The USPTO has similarly incentivized trademark application filings to help speed to market medical products and services to combat COVID-19. Since June 15, 2020, the COVID-19 Prioritized Examination Pilot Program5 accepts petitions to advance the initial examination of trademark applications for marks directed to COVID-19 related qualifying medical products and services without a petition fee. To be eligible, the trademark application must seek registration for certain medical goods or services related to COVID-19, including “pharmaceutical products or medical devices such as diagnostic tests, ventilators, and personal protective equipment, including surgical masks, face shields, gowns, and gloves, that prevent, diagnose, treat, or cure COVID-19” and are subject to approval by the FDA and “medical services or medical research services for the prevention, diagnosis, treatment of, or cure for COVID-19”.6 The application can include additional related goods or services. To participate, the Applicant must file a Petition to the Director under 37 CFR § 2.146(a)(3) seeking to have the Director exercise supervisory authority to advance the initial examination of the application out of its regular order. See Trademark Manual of Examining Procedure (T.M.E.P.) § 1710 et seq. If the petition is granted, the application will immediately be assigned to an examining attorney for review, which will expedite examination by approximately two months.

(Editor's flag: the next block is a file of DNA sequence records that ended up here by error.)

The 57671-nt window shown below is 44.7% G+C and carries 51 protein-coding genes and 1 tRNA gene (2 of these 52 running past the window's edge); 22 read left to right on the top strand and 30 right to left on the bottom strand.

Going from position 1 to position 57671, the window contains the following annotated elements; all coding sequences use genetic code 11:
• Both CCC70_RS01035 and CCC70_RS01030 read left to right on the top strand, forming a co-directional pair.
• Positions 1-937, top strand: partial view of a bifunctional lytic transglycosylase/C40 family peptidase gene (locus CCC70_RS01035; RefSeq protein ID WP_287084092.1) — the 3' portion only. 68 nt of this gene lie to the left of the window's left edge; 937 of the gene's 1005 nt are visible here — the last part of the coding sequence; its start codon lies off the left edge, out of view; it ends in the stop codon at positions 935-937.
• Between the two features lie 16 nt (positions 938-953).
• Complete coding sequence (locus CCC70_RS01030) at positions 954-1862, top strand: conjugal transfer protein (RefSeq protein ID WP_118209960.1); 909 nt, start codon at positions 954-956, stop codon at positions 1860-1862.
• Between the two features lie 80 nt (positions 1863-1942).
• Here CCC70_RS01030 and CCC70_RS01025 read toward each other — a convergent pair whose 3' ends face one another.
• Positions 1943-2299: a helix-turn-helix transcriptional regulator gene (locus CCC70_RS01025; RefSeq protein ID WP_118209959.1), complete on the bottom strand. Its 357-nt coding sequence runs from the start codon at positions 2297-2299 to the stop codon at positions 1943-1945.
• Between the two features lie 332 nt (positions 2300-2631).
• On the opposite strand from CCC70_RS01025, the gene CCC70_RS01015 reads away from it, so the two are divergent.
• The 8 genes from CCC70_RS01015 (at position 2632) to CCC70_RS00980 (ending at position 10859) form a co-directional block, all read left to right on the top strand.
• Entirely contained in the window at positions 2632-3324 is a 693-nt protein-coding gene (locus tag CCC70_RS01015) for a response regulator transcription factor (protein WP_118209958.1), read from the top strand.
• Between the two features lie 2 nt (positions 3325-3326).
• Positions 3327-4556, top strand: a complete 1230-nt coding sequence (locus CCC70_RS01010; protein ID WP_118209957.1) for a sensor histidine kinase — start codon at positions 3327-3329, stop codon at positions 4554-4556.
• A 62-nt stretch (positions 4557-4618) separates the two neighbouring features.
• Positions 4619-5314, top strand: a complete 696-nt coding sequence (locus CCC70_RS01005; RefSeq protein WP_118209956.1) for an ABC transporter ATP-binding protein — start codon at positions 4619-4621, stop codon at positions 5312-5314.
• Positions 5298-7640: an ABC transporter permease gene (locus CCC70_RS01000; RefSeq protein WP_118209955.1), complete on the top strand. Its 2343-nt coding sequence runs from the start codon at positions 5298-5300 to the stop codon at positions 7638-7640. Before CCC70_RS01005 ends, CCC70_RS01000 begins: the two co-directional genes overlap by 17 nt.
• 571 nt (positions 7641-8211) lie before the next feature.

In the new year, assessment of IP portfolios in view of the above-referenced USPTO pilot programs, platforms and initiatives is essential to maximize IP procurement and utilization of current IP assets. For example, licensing opportunities for COVID-19 related technologies can be capitalized on by both licensors and licensees. The USPTO’s Patents for Partnerships (P4P) program can facilitate derivation of profits for licensors from underutilized IP and simultaneously provide opportunities for licensees that align with current business initiatives. Further, with respect to IP procurement, Applicants seeking patent and trademark protection for COVID-19 related technologies can take advantage of the several USPTO initiatives for prioritized and expedited examination. In this regard, companies with COVID-19 related technologies can initiate the following action items in 2021:
- Perform an IP audit for COVID-19 related inventions not yet applied for;
- Apply for these patents and trademarks and request expedited examination procedures as available; and
- Seek out licensing opportunities as needed.
Finally, in view of the changing landscape of IP procurement and licensing during the COVID-19 pandemic, periodic monitoring of available USPTO programs and platforms would also be beneficial in order to ensure optimal usage of the same in advancing company objectives.
2 https://www.uspto.gov/about-us/news-updates/uspto-launches-platform-facilitate-connections-between-patent-holders-and; https://developer.uspto.gov/ipmarketplace/search/patents
6 See id.